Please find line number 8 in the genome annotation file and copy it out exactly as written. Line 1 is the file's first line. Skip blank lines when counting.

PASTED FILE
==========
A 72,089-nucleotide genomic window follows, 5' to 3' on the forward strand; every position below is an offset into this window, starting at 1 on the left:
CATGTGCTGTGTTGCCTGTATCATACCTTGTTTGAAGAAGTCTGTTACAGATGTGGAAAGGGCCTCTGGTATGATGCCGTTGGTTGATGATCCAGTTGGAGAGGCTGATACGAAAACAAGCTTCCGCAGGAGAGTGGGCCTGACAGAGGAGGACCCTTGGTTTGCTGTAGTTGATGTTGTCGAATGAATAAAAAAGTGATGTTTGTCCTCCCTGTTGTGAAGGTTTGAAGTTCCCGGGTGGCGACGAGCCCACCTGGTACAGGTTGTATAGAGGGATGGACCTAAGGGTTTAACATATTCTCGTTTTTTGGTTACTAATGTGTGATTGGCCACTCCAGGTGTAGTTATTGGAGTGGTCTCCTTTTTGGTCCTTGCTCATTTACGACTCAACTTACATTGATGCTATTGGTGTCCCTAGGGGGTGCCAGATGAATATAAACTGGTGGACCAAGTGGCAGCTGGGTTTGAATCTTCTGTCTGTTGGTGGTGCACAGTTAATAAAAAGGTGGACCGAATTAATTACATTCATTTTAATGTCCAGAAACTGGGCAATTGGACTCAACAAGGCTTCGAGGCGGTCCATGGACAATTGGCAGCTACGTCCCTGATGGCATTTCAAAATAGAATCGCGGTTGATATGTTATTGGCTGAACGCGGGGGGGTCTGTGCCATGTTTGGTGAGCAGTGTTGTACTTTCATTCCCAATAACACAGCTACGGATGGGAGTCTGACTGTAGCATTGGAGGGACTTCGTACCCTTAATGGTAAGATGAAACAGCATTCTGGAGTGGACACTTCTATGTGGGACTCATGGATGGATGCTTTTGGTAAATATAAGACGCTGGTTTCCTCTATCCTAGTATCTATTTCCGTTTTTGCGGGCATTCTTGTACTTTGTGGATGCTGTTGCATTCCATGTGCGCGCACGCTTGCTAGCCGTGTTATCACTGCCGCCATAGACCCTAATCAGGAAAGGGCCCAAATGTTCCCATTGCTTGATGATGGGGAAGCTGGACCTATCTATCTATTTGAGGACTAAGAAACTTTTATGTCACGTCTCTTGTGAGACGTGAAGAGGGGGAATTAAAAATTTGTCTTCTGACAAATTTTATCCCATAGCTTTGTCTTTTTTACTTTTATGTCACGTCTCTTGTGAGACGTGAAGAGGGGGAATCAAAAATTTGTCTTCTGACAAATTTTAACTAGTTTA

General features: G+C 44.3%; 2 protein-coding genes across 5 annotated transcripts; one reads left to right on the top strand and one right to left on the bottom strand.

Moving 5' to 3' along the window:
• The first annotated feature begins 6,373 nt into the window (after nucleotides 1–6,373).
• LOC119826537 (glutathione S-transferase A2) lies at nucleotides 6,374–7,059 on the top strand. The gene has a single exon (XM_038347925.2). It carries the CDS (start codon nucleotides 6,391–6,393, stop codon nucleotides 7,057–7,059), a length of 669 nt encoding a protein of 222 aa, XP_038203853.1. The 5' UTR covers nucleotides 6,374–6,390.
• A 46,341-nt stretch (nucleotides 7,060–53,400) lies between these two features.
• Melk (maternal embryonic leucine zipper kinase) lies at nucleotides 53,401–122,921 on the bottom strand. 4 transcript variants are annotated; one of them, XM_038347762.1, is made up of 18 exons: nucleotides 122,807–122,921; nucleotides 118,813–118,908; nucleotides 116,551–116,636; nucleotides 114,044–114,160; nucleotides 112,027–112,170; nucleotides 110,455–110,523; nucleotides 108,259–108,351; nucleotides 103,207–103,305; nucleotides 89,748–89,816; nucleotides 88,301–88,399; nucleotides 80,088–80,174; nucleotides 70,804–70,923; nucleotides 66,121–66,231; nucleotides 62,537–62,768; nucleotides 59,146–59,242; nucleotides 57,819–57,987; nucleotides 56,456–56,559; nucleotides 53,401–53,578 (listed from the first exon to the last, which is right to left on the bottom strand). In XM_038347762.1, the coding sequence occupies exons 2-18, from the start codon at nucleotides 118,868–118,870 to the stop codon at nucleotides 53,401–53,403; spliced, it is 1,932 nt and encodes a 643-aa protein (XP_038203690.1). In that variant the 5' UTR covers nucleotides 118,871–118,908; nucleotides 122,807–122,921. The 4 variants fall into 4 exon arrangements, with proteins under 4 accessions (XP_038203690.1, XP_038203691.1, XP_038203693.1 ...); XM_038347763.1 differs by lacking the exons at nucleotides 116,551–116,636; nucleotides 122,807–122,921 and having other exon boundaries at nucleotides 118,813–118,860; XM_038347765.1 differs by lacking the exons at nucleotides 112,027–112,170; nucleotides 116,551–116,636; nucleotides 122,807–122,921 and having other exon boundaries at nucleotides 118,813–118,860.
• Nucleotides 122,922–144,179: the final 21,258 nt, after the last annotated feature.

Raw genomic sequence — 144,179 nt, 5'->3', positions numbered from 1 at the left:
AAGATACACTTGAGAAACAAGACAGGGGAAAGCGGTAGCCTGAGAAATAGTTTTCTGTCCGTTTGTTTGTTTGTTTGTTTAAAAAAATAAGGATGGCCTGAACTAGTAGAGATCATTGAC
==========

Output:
• Melk (maternal embryonic leucine zipper kinase) lies at nucleotides 53,401–122,921 on the bottom strand. 4 transcript variants are annotated; one of them, XM_038347762.1, is made up of 18 exons: nucleotides 122,807–122,921; nucleotides 118,813–118,908; nucleotides 116,551–116,636; nucleotides 114,044–114,160; nucleotides 112,027–112,170; nucleotides 110,455–110,523; nucleotides 108,259–108,351; nucleotides 103,207–103,305; nucleotides 89,748–89,816; nucleotides 88,301–88,399; nucleotides 80,088–80,174; nucleotides 70,804–70,923; nucleotides 66,121–66,231; nucleotides 62,537–62,768; nucleotides 59,146–59,242; nucleotides 57,819–57,987; nucleotides 56,456–56,559; nucleotides 53,401–53,578 (listed from the first exon to the last, which is right to left on the bottom strand). In XM_038347762.1, the coding sequence occupies exons 2-18, from the start codon at nucleotides 118,868–118,870 to the stop codon at nucleotides 53,401–53,403; spliced, it is 1,932 nt and encodes a 643-aa protein (XP_038203690.1). In that variant the 5' UTR covers nucleotides 118,871–118,908; nucleotides 122,807–122,921. The 4 variants fall into 4 exon arrangements, with proteins under 4 accessions (XP_038203690.1, XP_038203691.1, XP_038203693.1 ...); XM_038347763.1 differs by lacking the exons at nucleotides 116,551–116,636; nucleotides 122,807–122,921 and having other exon boundaries at nucleotides 118,813–118,860; XM_038347765.1 differs by lacking the exons at nucleotides 112,027–112,170; nucleotides 116,551–116,636; nucleotides 122,807–122,921 and having other exon boundaries at nucleotides 118,813–118,860.